Friday, August 17, 2007

Life on the Refrigerator Door by Alice Kuipers

In Life on the Refrigerator Door, Claire, a teenage girl, and her mother, a single parent, lead busy lives. Luckily, they have found a way of communicating that works for them…notes on the refrigerator door.

The story is told exclusively through these notes. An interesting and unique concept! I enjoyed reading it. The ending was especially touching.

However, I didn’t like this book as much as I thought I would. I generally love quirky little books like this, but something about this book didn’t grab me. There were a few notes that seemed unrealistic. That is, some contained information that I didn’t think one would include in a note. Maybe that’s just me. I also had trouble connecting a few of the notes and had to go back a couple of times to fill in the story.

That being said, I still enjoyed reading the book and I’m looking forward to reading more works by this author.

Matchstick Men by Eric Garcia

In Matchstick Men, Roy and Frankie are con men. They’ve been partners for years and have their routines down pat. There’s only one problem; Roy has some mental health issues for which he’s seeing a shrink and is taking medications. It doesn’t get in the way too much as long as he takes his meds. Then one day he finds out he has a 14-year-old daughter from a previous marriage. She wants to learn his tricks of the trade and at that point, his life turns upside down.

I liked this book. It was quick and easy to read with an interesting and humorous story. It made me a little uncomfortable at times when I thought to myself “Would I fall for this scam?” and the answer was “Probably”. [Not that I was talking to myself or anything. LOL.] Anyway, this book is perfect for the beach or a lazy day in the hammock. It certainly kept me entertained for a couple of hours. Great ending. I didn’t see it coming until it was almost upon me.

I didn’t see the movie and now that I know the ending, I probably won’t. I like Nicholas Cage, so I probably would have enjoyed it. Too bad.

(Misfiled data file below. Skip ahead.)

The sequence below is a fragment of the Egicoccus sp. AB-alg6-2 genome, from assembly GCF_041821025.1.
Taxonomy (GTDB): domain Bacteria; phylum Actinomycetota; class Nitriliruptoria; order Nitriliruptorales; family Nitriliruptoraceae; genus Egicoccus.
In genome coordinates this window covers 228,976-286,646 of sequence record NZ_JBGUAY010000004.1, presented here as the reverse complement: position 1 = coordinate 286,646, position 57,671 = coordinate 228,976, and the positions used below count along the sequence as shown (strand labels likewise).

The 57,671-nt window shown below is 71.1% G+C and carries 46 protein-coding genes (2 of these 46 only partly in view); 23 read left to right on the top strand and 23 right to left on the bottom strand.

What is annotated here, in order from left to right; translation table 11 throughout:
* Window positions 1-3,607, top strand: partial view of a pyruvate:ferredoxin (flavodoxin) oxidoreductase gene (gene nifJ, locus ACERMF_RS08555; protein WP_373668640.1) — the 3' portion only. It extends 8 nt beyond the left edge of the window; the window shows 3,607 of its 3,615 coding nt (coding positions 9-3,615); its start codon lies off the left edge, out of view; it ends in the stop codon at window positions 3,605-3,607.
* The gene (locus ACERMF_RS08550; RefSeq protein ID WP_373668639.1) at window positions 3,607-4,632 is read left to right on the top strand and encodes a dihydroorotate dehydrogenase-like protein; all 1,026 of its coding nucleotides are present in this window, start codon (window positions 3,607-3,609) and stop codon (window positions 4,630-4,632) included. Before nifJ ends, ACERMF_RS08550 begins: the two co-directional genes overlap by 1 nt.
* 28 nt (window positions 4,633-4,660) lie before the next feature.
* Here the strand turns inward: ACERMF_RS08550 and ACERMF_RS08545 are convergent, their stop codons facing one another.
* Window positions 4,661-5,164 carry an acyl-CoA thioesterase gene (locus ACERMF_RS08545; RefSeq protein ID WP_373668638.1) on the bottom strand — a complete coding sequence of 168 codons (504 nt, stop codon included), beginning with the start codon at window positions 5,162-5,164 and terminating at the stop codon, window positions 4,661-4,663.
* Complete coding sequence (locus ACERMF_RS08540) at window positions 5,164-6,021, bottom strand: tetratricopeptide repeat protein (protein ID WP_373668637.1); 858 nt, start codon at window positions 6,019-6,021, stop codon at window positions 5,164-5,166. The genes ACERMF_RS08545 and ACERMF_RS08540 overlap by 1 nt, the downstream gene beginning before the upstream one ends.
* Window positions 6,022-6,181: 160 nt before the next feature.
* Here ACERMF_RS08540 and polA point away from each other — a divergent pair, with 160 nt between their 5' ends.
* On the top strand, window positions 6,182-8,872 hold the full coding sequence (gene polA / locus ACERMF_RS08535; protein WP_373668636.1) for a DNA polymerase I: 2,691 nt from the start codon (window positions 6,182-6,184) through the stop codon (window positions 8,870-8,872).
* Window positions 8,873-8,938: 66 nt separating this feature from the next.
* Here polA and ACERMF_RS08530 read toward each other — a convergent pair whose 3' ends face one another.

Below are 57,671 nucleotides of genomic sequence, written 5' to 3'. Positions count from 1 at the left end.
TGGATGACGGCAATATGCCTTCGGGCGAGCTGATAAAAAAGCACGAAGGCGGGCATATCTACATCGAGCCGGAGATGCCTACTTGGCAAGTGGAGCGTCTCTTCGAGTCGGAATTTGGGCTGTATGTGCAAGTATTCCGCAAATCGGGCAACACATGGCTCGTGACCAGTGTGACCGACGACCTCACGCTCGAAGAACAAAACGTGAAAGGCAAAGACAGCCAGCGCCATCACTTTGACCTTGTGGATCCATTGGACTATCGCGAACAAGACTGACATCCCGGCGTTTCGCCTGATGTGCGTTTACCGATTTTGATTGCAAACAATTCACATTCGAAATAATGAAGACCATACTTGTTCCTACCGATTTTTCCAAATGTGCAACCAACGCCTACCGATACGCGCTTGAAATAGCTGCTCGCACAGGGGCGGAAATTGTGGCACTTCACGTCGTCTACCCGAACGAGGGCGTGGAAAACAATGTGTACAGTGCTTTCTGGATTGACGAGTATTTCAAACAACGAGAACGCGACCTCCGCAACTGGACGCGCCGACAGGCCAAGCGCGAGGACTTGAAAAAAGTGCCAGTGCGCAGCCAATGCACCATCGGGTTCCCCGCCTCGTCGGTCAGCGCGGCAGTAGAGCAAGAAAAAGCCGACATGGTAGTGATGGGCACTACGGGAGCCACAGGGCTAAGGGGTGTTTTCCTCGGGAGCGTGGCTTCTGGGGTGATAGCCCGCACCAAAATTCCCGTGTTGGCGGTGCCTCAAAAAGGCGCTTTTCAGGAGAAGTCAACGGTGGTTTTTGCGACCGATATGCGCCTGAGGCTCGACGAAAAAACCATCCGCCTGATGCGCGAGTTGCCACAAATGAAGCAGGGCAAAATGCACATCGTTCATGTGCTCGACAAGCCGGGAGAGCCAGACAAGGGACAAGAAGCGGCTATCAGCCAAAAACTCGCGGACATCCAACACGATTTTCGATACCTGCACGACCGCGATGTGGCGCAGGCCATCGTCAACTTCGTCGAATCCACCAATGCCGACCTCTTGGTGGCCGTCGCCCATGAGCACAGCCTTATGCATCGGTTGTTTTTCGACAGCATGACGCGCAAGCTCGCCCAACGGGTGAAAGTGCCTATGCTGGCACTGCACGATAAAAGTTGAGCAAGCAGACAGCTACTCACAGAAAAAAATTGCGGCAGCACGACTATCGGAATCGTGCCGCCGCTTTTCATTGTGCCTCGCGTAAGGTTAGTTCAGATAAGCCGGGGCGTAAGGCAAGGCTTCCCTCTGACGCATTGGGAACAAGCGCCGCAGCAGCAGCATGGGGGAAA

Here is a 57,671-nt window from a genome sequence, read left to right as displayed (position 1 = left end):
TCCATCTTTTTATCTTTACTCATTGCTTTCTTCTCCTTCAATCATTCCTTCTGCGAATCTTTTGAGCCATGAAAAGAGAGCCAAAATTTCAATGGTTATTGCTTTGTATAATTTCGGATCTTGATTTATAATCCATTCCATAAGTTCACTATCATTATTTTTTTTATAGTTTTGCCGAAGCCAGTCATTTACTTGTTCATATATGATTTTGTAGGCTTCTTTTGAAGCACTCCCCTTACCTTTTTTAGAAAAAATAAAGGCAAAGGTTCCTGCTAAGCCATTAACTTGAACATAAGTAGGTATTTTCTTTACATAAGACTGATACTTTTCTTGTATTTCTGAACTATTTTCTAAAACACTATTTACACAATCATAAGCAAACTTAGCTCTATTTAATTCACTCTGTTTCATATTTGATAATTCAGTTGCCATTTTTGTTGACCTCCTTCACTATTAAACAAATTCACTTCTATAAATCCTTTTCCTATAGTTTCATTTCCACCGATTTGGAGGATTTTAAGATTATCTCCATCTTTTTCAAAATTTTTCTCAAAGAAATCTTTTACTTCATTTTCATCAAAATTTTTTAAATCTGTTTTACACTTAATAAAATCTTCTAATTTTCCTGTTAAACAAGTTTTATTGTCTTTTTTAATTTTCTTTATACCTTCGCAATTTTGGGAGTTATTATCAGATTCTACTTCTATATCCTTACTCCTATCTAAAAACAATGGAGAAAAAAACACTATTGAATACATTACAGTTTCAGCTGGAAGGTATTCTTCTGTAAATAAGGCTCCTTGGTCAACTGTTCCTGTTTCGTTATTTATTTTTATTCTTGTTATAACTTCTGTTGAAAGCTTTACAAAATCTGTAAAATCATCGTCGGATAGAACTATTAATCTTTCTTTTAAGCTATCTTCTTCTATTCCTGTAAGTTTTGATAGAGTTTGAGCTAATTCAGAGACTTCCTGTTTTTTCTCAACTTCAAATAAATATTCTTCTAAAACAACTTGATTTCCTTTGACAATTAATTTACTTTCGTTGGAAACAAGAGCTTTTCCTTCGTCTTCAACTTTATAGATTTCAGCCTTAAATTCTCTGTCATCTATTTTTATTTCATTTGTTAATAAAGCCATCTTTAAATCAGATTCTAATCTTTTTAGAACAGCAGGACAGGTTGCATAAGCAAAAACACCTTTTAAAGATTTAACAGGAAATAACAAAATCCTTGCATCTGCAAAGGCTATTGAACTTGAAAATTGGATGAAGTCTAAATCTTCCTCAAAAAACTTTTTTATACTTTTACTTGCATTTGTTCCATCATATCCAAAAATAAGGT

This is my first book by Garcia. While I’m not going to run out and get more books by Garcia, if I happen to come across some in the future, I’d be more than happy to read them.

Overall, it’s a fun and entertaining book.

Soul Catcher by Michael White

In Soul Catcher, Augustus Cain is hired to find two runaway slaves, Henry and Rosetta. Cain has a knack for tracking and finding people and sets out, with three others, to find them in America’s northeast. It’s before the American civil war when slavery was rampant in the south and “soul catchers” hunted those who tried to escape.

White presents a beautifully written, but haunting story about the slaves and slave catchers. He provides lots of details to give the reader a full picture of the characters, the area and the era. The writing was easy to read, but the subject matter wasn’t. As I got to know the characters more, I cringed every time I saw the word “shackle”.

This book was very different from books I normally read; yet I enjoyed this book immensely. I really didn’t want to put it down. I thought about the characters even when I wasn’t reading the book. I loved seeing the conflicts and changes in Cain and Rosetta as the story moved along.

I’m not a fan of history; therefore, I generally shy away from historic novels. I knew very little about the subject matter, so the book was quite the eye-opener for me. I learned a lot. The author put faces on both sides of this terrible and troubling era in America’s history.

This is my first book by Michael White. I hope to read more. Highly recommended.

Tuesday, August 7, 2007

The Best of Friends by Sara James and Ginger Mauney